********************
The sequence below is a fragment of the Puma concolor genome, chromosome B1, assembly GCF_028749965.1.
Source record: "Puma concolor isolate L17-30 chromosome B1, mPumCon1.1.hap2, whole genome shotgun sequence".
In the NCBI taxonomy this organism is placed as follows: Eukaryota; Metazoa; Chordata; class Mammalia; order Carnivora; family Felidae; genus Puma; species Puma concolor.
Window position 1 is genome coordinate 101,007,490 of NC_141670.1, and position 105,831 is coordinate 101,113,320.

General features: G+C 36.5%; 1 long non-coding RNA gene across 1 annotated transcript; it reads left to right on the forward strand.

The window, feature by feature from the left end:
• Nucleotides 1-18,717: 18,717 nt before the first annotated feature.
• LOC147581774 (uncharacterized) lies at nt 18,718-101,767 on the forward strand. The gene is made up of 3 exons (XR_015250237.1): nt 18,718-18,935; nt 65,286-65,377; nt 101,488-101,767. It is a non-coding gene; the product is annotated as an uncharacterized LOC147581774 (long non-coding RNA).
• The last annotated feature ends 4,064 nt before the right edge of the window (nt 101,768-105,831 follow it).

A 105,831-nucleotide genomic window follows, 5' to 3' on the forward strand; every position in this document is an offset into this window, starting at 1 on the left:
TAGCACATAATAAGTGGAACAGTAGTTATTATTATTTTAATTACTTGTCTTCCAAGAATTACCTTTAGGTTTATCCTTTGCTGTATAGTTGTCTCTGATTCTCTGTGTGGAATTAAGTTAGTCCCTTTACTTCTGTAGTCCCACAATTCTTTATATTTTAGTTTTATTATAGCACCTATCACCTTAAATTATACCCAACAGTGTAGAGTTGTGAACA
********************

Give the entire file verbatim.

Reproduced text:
The sequence below is a fragment of the Puma concolor genome, chromosome B1, assembly GCF_028749965.1.
Source record: "Puma concolor isolate L17-30 chromosome B1, mPumCon1.1.hap2, whole genome shotgun sequence".
In the NCBI taxonomy this organism is placed as follows: Eukaryota; Metazoa; Chordata; class Mammalia; order Carnivora; family Felidae; genus Puma; species Puma concolor.
Window position 1 is genome coordinate 101,007,490 of NC_141670.1, and position 105,831 is coordinate 101,113,320.

General features: G+C 36.5%; 1 long non-coding RNA gene across 1 annotated transcript; it reads left to right on the forward strand.

The window, feature by feature from the left end:
• Nucleotides 1-18,717: 18,717 nt before the first annotated feature.
• LOC147581774 (uncharacterized) lies at nt 18,718-101,767 on the forward strand. The gene is made up of 3 exons (XR_015250237.1): nt 18,718-18,935; nt 65,286-65,377; nt 101,488-101,767. It is a non-coding gene; the product is annotated as an uncharacterized LOC147581774 (long non-coding RNA).
• The last annotated feature ends 4,064 nt before the right edge of the window (nt 101,768-105,831 follow it).

A 105,831-nucleotide genomic window follows, 5' to 3' on the forward strand; every position in this document is an offset into this window, starting at 1 on the left:
TAGCACATAATAAGTGGAACAGTAGTTATTATTATTTTAATTACTTGTCTTCCAAGAATTACCTTTAGGTTTATCCTTTGCTGTATAGTTGTCTCTGATTCTCTGTGTGGAATTAAGTTAGTCCCTTTACTTCTGTAGTCCCACAATTCTTTATATTTTAGTTTTATTATAGCACCTATCACCTTAAATTATACCCAACAGTGTAGAGTTGTGAACA